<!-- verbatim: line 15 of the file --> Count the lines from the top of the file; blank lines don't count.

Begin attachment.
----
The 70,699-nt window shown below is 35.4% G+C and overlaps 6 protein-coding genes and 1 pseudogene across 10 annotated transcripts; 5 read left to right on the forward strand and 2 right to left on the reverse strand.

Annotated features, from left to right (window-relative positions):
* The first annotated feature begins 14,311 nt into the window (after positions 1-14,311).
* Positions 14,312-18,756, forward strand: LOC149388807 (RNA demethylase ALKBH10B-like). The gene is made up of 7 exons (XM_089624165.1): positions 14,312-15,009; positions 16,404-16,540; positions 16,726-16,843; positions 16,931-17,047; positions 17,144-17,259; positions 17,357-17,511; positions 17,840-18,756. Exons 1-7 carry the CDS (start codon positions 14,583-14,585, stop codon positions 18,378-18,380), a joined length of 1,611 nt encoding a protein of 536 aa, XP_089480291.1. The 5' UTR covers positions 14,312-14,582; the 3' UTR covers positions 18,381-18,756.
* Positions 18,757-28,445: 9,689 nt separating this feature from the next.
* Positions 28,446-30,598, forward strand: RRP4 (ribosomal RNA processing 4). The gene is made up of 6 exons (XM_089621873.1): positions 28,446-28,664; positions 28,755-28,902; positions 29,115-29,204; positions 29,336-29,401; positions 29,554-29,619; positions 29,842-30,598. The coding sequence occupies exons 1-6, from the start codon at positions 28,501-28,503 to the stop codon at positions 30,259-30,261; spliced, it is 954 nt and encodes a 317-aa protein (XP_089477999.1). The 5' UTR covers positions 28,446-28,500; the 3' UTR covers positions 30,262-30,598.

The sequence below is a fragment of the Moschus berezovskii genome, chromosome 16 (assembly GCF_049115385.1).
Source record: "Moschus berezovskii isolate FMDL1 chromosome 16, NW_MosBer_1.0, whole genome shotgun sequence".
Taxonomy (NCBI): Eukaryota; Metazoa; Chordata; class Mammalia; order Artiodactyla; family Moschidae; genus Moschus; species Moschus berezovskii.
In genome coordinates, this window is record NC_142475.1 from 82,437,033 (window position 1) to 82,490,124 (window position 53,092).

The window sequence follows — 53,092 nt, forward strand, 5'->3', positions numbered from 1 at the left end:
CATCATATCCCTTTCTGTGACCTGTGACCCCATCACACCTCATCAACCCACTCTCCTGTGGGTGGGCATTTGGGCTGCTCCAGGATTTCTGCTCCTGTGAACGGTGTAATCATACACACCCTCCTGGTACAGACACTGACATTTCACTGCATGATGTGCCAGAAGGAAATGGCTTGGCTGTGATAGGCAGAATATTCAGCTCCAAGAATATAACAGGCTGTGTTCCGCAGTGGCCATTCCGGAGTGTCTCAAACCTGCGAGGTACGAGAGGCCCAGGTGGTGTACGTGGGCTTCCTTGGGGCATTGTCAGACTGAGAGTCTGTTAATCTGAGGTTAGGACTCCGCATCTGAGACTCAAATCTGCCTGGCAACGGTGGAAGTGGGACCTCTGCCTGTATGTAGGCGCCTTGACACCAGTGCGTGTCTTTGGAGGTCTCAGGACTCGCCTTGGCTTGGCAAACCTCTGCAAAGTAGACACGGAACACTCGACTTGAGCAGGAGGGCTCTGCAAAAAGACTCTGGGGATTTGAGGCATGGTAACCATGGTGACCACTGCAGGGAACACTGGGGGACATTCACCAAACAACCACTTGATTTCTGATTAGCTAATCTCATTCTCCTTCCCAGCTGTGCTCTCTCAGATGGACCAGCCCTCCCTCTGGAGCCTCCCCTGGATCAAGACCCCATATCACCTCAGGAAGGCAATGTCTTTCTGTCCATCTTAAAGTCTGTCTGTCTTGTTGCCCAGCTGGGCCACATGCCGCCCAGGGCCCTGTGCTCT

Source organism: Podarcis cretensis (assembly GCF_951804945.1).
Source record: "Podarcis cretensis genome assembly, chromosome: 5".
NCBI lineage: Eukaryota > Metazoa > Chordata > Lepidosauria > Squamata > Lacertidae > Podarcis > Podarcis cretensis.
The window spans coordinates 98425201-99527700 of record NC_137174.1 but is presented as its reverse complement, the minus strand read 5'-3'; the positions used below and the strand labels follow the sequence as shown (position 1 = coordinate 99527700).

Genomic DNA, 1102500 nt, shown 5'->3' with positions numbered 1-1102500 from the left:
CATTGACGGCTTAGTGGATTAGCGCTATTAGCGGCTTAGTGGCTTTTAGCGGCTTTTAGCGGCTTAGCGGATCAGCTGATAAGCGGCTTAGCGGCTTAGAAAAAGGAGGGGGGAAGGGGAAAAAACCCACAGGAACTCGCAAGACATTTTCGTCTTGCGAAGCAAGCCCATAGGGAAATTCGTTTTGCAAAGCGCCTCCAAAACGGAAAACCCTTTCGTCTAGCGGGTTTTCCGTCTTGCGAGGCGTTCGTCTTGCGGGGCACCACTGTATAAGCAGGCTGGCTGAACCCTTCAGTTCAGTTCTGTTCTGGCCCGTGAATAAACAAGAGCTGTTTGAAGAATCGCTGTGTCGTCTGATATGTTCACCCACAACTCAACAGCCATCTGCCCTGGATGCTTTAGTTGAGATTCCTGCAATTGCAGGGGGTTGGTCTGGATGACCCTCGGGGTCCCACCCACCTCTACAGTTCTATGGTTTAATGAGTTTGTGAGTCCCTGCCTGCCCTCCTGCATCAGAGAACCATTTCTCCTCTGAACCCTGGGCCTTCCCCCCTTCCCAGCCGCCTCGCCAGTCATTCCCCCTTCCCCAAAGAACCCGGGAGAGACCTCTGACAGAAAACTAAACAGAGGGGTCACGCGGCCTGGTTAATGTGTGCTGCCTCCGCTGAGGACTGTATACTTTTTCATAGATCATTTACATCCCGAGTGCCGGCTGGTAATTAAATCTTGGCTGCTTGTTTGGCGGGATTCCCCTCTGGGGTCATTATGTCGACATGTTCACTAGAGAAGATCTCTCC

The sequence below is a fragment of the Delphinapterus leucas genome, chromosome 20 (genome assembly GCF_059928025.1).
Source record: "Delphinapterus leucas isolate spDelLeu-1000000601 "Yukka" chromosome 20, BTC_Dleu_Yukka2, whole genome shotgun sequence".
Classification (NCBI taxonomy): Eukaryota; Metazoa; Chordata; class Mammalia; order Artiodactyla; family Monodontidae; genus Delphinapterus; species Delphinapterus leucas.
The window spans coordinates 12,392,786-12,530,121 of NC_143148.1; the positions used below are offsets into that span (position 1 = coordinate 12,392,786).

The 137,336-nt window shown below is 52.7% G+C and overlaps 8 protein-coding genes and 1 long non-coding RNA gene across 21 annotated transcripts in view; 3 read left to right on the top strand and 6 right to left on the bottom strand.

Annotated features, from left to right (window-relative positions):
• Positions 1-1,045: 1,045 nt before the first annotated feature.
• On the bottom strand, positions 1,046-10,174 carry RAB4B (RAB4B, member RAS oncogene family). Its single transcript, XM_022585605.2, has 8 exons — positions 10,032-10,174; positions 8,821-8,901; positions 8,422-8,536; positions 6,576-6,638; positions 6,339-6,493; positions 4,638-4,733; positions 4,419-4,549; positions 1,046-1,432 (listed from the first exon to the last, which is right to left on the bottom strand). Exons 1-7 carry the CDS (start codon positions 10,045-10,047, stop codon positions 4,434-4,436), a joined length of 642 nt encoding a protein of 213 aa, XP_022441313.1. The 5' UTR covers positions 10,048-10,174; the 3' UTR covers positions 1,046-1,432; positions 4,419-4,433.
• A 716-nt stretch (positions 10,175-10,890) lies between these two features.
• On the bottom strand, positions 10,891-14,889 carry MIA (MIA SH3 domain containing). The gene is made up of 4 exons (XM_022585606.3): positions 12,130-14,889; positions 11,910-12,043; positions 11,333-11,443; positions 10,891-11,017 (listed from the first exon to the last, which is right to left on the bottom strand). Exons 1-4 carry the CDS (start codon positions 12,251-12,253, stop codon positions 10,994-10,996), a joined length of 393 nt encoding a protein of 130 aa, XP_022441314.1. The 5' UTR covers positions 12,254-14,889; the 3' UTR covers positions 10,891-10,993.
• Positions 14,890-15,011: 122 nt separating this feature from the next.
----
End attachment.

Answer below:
NCBI lineage: Eukaryota > Metazoa > Chordata > Lepidosauria > Squamata > Lacertidae > Podarcis > Podarcis cretensis.